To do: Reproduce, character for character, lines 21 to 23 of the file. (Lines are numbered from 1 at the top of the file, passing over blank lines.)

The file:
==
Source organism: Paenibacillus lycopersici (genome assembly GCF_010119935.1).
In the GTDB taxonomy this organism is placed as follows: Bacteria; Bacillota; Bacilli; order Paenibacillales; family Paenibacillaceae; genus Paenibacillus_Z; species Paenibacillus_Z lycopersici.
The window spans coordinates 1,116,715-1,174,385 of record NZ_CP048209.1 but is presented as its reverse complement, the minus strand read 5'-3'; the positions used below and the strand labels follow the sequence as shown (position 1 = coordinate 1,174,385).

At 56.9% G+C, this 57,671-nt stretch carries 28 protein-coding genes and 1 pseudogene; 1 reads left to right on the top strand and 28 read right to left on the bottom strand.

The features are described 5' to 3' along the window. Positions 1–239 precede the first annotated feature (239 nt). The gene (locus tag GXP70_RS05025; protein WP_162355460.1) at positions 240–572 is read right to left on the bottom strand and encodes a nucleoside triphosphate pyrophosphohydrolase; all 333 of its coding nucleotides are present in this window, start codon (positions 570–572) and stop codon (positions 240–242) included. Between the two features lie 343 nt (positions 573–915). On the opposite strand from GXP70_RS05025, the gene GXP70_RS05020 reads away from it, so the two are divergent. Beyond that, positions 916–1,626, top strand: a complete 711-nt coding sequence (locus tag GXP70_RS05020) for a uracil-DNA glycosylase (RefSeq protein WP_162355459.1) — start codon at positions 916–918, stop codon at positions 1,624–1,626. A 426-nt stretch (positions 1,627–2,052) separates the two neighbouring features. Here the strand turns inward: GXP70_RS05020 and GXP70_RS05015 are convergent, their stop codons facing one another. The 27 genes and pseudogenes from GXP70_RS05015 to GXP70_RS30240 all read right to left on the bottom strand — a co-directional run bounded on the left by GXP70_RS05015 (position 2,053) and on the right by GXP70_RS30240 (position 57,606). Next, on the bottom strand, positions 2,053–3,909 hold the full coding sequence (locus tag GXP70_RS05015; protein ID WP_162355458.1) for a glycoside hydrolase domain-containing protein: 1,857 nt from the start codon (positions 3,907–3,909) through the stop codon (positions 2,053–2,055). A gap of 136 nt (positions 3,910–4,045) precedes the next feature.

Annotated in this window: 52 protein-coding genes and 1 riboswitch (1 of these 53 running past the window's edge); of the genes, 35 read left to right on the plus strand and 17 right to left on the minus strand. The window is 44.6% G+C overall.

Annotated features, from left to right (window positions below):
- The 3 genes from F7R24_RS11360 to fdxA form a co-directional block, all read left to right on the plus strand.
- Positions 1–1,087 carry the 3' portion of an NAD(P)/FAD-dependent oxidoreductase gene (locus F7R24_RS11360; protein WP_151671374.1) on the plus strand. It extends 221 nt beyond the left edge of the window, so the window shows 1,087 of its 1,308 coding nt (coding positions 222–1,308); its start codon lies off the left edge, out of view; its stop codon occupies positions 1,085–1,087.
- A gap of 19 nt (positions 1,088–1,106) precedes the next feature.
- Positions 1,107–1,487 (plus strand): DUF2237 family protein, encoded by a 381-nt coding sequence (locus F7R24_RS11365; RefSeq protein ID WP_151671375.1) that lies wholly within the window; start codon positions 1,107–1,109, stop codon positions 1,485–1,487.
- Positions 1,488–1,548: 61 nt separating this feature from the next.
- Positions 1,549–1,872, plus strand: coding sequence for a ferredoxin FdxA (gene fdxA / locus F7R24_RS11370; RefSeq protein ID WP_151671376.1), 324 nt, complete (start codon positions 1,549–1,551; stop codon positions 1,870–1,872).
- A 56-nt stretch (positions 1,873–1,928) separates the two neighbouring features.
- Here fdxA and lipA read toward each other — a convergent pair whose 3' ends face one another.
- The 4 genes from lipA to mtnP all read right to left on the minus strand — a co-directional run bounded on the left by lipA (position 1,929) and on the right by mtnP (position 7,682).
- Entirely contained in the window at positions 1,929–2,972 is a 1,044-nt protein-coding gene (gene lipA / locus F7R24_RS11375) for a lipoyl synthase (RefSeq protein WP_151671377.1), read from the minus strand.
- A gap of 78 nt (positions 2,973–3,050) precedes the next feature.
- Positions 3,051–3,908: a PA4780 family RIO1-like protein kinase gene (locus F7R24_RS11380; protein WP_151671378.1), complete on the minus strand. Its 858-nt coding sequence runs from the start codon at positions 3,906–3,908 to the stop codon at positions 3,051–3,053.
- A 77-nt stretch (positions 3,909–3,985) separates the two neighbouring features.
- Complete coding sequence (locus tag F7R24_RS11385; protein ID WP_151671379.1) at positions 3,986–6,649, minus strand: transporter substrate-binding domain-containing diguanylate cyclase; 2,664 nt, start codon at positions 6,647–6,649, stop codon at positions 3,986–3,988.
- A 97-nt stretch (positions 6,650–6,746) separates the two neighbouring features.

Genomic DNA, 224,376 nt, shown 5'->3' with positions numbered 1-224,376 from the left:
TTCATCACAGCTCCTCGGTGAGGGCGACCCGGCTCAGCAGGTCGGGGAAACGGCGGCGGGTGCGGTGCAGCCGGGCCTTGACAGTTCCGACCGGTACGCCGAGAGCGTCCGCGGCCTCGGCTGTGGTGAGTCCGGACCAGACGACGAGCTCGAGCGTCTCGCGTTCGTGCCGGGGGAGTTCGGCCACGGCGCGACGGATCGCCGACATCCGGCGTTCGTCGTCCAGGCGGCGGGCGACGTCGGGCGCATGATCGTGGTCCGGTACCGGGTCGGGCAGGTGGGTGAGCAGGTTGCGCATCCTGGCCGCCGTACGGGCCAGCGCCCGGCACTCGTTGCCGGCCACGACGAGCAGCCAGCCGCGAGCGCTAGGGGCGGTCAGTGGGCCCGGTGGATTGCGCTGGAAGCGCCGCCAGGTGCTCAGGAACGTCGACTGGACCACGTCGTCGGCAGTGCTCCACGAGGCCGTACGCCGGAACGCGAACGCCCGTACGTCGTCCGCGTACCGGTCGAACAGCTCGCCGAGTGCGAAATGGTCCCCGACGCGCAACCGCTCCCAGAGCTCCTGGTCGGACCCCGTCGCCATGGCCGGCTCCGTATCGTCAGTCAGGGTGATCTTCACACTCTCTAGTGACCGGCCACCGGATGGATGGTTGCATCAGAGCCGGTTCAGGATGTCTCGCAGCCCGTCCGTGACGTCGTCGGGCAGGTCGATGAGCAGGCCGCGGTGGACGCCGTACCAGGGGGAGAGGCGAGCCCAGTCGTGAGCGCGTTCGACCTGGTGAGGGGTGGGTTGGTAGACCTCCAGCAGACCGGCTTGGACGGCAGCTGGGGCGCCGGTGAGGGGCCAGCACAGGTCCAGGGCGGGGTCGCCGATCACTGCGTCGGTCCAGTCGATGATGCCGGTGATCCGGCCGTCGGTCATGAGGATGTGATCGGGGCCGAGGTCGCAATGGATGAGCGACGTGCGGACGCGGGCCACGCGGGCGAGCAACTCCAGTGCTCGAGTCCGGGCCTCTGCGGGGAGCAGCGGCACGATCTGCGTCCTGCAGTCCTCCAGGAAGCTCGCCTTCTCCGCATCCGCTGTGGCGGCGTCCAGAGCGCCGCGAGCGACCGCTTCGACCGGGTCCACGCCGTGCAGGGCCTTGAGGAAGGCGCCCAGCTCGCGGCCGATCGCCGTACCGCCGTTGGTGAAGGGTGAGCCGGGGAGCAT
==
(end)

- Complete coding sequence (locus tag F7R24_RS11385; protein ID WP_151671379.1) at positions 3,986–6,649, minus strand: transporter substrate-binding domain-containing diguanylate cyclase; 2,664 nt, start codon at positions 6,647–6,649, stop codon at positions 3,986–3,988.
- A 97-nt stretch (positions 6,650–6,746) separates the two neighbouring features.

Genomic DNA, 224,376 nt, shown 5'->3' with positions numbered 1-224,376 from the left: